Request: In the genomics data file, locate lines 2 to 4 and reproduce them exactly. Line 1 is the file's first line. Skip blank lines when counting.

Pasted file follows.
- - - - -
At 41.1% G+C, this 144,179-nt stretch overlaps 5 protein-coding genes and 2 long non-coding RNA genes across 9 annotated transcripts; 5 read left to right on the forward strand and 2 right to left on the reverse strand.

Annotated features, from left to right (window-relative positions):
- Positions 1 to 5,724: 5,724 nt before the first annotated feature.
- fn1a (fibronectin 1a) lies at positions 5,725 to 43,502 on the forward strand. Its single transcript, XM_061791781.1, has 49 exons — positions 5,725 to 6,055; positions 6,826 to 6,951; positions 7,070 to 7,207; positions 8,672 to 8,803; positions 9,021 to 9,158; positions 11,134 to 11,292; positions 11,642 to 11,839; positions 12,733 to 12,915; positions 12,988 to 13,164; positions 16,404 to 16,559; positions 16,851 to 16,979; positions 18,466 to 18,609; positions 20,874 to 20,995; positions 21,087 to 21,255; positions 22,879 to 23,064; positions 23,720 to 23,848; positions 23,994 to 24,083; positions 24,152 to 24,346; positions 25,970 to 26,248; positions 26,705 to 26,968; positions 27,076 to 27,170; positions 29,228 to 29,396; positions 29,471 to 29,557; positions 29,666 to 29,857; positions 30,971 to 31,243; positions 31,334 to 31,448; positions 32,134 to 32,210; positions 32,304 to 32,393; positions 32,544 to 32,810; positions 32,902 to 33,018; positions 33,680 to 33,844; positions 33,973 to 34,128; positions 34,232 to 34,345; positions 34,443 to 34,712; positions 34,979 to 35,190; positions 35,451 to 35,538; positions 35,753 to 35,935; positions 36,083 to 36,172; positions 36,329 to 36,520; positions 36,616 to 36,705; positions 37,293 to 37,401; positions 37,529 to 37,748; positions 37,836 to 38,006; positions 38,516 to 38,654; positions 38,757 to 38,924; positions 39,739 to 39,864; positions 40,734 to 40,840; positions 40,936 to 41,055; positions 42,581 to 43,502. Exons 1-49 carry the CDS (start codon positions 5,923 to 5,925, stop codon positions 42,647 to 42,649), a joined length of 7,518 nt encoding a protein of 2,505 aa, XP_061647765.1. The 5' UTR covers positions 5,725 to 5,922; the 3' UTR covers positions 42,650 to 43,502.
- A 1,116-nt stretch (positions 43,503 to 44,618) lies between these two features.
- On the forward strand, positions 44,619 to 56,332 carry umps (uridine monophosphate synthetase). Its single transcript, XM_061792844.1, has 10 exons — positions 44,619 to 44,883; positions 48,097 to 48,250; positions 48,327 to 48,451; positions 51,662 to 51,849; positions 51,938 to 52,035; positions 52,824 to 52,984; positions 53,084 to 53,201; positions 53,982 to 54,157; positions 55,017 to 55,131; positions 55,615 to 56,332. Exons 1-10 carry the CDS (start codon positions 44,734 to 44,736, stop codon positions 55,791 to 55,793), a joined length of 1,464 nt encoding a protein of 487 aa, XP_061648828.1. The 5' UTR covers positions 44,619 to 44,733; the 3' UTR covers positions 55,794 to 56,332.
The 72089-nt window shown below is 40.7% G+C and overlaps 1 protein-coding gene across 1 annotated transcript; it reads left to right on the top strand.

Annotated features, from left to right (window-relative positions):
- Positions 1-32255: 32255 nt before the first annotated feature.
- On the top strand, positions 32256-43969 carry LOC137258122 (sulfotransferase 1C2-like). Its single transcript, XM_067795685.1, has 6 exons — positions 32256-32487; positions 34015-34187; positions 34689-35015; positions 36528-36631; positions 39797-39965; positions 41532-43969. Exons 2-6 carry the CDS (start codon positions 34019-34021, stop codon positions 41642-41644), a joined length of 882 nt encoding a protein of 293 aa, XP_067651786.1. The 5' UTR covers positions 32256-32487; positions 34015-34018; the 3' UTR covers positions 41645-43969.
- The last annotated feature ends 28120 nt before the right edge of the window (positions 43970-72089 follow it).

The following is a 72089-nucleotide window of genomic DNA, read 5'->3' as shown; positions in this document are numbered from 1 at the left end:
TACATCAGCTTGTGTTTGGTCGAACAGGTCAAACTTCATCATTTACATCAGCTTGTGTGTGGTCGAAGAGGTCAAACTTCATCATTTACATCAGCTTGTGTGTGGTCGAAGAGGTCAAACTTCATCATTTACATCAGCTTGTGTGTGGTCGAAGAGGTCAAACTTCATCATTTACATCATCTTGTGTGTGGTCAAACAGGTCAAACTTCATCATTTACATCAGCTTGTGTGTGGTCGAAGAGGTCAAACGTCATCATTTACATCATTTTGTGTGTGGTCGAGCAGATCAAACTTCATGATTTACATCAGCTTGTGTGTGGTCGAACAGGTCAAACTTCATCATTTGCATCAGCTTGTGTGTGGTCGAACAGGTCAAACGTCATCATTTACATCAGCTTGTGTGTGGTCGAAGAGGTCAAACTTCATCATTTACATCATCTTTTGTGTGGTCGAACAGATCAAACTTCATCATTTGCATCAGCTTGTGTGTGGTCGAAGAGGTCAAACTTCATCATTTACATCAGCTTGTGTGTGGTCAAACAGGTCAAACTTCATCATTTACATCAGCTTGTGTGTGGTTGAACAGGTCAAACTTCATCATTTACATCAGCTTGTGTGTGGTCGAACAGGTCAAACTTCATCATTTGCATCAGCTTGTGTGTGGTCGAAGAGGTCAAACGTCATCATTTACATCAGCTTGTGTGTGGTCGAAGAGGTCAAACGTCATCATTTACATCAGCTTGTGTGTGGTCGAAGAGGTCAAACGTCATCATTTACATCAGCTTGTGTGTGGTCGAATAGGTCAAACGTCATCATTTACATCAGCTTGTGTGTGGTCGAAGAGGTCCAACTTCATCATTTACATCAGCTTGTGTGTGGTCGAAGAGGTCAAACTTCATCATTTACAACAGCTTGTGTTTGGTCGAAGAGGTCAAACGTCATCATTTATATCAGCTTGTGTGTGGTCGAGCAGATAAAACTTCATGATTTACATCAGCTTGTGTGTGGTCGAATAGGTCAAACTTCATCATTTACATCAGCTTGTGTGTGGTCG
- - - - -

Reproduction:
Annotated features, from left to right (window-relative positions):
- Positions 1 to 5,724: 5,724 nt before the first annotated feature.
- fn1a (fibronectin 1a) lies at positions 5,725 to 43,502 on the forward strand. Its single transcript, XM_061791781.1, has 49 exons — positions 5,725 to 6,055; positions 6,826 to 6,951; positions 7,070 to 7,207; positions 8,672 to 8,803; positions 9,021 to 9,158; positions 11,134 to 11,292; positions 11,642 to 11,839; positions 12,733 to 12,915; positions 12,988 to 13,164; positions 16,404 to 16,559; positions 16,851 to 16,979; positions 18,466 to 18,609; positions 20,874 to 20,995; positions 21,087 to 21,255; positions 22,879 to 23,064; positions 23,720 to 23,848; positions 23,994 to 24,083; positions 24,152 to 24,346; positions 25,970 to 26,248; positions 26,705 to 26,968; positions 27,076 to 27,170; positions 29,228 to 29,396; positions 29,471 to 29,557; positions 29,666 to 29,857; positions 30,971 to 31,243; positions 31,334 to 31,448; positions 32,134 to 32,210; positions 32,304 to 32,393; positions 32,544 to 32,810; positions 32,902 to 33,018; positions 33,680 to 33,844; positions 33,973 to 34,128; positions 34,232 to 34,345; positions 34,443 to 34,712; positions 34,979 to 35,190; positions 35,451 to 35,538; positions 35,753 to 35,935; positions 36,083 to 36,172; positions 36,329 to 36,520; positions 36,616 to 36,705; positions 37,293 to 37,401; positions 37,529 to 37,748; positions 37,836 to 38,006; positions 38,516 to 38,654; positions 38,757 to 38,924; positions 39,739 to 39,864; positions 40,734 to 40,840; positions 40,936 to 41,055; positions 42,581 to 43,502. Exons 1-49 carry the CDS (start codon positions 5,923 to 5,925, stop codon positions 42,647 to 42,649), a joined length of 7,518 nt encoding a protein of 2,505 aa, XP_061647765.1. The 5' UTR covers positions 5,725 to 5,922; the 3' UTR covers positions 42,650 to 43,502.